WASHINGTON: U.S. legislation renewing and tightening sanctions on Russia, stalled in the House of Representatives, was not passed before the U.S. and Russian presidents met at the G20 summit in Hamburg. The proposed bill had already received criticism not only from Russia but also from Germany and Austria about the impact sanctions may have on Europe’s gas supply.
Europe and the United States need not worry: Energy markets have undergone significant transformation in favor of importers, and Russia’s tough talk warning against sanctions is little more than posturing. Russia needs Europe as a market for its oil and gas. Continue reading
Germany Warns Its Citizens: They Risk Arrest If Traveling To Turkey
Escalation of the diplomatic row between Berlin and Ankara ended in a clear message. Foreign Minister Sigmar Gabriel warned German citizens that they risk arrest if they travel to Turkey.
Foreign Minister Sigmar Gabriel said Germany had revised its travel advice in the wake of the recent arrests of several human rights activists, including German national Peter Steudtner. Continue reading
Germany Blocks Defense Exports To Turkey In “Worst Crisis Since World War II”
The “worst crisis between Germany and Turkey since World War II” just took another turn worse, after German media reported that in the latest escalation to date between Berlin and Ankara, Chancellor Angela Merkel will freeze present and future Turkish orders of defense goods amid souring diplomatic relations between the two nations, Bild Zeitung said citing unidentified govt officials.
This effective trade embargo comes just hours after Germany’s issued a safety warning to tourists traveling to Turkey and warned investors against doing business there. As discussed this morning, in unusually bold language Germany’s foreign minister Sigmar Gabriel announced a “re-orientation” of German policy towards Turkey, saying Berlin would reconsider the economic aid and export credit guarantees it provides for the country. Continue reading
Germany Is Conquering NATO
Many think President Trump is pushing Germany to remilitarize, but he is actually giving in to what Germany demanded decades ago when NATO was founded.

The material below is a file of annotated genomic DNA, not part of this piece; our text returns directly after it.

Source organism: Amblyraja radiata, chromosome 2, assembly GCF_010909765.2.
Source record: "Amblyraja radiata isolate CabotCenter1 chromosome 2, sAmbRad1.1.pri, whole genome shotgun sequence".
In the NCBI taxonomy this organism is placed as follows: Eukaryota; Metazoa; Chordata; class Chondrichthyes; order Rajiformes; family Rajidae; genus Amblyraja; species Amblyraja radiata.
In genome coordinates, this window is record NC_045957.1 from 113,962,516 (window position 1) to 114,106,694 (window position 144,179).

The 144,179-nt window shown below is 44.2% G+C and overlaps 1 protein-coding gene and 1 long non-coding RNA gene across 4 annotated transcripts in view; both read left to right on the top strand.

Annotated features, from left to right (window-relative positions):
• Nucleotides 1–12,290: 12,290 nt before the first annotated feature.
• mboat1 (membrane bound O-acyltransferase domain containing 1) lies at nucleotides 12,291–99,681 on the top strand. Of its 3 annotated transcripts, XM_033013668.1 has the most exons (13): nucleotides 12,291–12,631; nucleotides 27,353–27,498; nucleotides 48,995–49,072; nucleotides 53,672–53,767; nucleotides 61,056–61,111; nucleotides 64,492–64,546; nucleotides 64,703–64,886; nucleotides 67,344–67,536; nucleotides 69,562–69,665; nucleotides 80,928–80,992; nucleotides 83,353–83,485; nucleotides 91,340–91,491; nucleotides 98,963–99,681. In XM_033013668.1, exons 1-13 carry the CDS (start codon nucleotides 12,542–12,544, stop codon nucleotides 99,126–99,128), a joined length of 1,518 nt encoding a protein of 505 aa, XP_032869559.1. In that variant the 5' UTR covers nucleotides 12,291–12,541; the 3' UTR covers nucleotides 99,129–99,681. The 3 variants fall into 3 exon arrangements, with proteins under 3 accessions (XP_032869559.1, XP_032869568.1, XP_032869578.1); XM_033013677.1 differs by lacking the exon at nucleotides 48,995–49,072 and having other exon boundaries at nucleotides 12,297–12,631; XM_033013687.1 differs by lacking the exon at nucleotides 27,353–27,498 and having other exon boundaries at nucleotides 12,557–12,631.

At the nato headquarters in Brussels at the end of May, United States President Donald Trump once again urged European nato members to spend at least 2 percent of their gross domestic product on their military. Meeting President Trump’s demands will make Germany and Europe an independent military superpower within nato. Many in Germany, such as Foreign Minister Sigmar Gabriel, are up in arms about Mr. Trump’s demands.
But other German politicians have been calling for this for decades.
Germany is currently only spending about 1.2 percent of annual gdp on its military. Spending 2 percent would mean spending $80 billion—more than any other European state. This would make Germany a military powerhouse within Europe and nato. Continue reading
Germany, Austria vs. US Senate: America and Europe on Collision Course
Germany and Austria have lashed out against US Senate for approving a legislation tightening sanctions on Russia. The bill has a provision that enables the United States to impose sanctions on European firms involved in financing Russian energy export pipelines to Europe. European companies could be fined for breaching US law. In a joint statement, German Foreign Minister Sigmar Gabriel and Austrian Chancellor Christian Kern accused the US of threatening European economic interests, describing it as an illegal attempt to boost US gas exports. The United States recently started shipping liquefied natural gas to Poland and has ambitions to cultivate other European customers.